Or maybe we do. If I’m “learning” correctly, it seems that our elected officials are not giving us the straight story at worst, and at best they just don’t know what’s going on or how to tackle the problem and they’re just giving $700 billion to the Secretary of the Treasury because he claims he can “fix it.”

If you really want to know where your $700 billion plus is going in the “financial bailout,” the article I’m linking to (below) from moneymorning.com has the best explanation I’ve read about how we got where we are, particularly with the AIG situation and why at least part of that money has already been spent there.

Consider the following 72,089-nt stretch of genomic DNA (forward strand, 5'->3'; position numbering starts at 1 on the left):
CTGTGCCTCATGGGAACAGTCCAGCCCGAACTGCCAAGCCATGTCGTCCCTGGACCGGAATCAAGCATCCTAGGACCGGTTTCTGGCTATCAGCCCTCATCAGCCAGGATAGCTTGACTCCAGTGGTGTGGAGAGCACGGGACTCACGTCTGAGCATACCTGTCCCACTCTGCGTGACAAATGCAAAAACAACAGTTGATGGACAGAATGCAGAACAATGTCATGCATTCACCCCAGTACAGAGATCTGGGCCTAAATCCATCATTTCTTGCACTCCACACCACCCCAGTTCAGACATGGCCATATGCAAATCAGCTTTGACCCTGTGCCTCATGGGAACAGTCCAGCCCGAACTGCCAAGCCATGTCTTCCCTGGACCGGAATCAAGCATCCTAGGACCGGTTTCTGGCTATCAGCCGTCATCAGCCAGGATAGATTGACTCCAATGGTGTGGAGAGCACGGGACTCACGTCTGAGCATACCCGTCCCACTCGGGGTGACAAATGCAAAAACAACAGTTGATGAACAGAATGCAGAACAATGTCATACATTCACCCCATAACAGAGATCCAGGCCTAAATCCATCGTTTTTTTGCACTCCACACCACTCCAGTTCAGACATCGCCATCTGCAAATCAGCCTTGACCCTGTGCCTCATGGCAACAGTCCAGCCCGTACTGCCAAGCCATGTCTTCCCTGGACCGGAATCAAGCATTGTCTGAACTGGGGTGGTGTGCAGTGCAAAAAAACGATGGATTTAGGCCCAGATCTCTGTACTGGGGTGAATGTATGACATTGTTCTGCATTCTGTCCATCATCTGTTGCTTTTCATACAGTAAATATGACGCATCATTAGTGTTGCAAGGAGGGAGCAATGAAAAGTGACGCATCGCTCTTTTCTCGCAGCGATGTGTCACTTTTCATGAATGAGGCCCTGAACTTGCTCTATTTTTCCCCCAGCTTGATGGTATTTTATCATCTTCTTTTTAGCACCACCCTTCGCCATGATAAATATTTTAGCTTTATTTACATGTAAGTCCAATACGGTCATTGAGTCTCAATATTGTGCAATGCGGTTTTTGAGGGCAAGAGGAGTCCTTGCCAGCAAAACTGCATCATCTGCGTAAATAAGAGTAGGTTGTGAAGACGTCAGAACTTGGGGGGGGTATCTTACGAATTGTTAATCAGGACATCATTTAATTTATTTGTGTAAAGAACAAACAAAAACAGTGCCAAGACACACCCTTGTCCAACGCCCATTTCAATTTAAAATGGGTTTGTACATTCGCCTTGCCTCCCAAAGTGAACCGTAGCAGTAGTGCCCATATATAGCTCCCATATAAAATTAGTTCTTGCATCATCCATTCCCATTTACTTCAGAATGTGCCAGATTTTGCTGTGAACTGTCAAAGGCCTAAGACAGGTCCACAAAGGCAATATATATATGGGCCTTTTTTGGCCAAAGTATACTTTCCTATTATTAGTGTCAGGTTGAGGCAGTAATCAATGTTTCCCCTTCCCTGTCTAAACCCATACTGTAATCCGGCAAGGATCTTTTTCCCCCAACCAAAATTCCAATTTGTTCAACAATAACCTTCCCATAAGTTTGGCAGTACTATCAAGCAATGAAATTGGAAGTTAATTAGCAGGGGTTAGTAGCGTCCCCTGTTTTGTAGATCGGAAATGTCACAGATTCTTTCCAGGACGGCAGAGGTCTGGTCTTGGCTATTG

What they’re not telling you, and what I’ve heard only a few commentators and economists note, is that this is just the beginning. And when you start looking at what’s causing the problem, the entire magnitude of this situation starts coming into focus.

I still don’t get it entirely, but I’m starting to. And I’m starting to think that we are just throwing antibiotics at a disease.

Anyway, I digress. To learn more, you should read about CDOs at Wikipedia, then Credit Default Swaps. It’s thick reading, I know, but it’s so worth it to try to understand what’s going on right now and where our money is going.

Then check out this NPR piece for a more simple explanation, and then this excellent, thorough article at moneymorning.com and see why no one knows (or seemingly *can* know) what we’re really dealing with when it comes to finding out how much this credit crunch and AIG crisis is really going to cost us, and then think about how quickly everyone in government has “reacted” to this crisis (the matter of a couple weeks at most):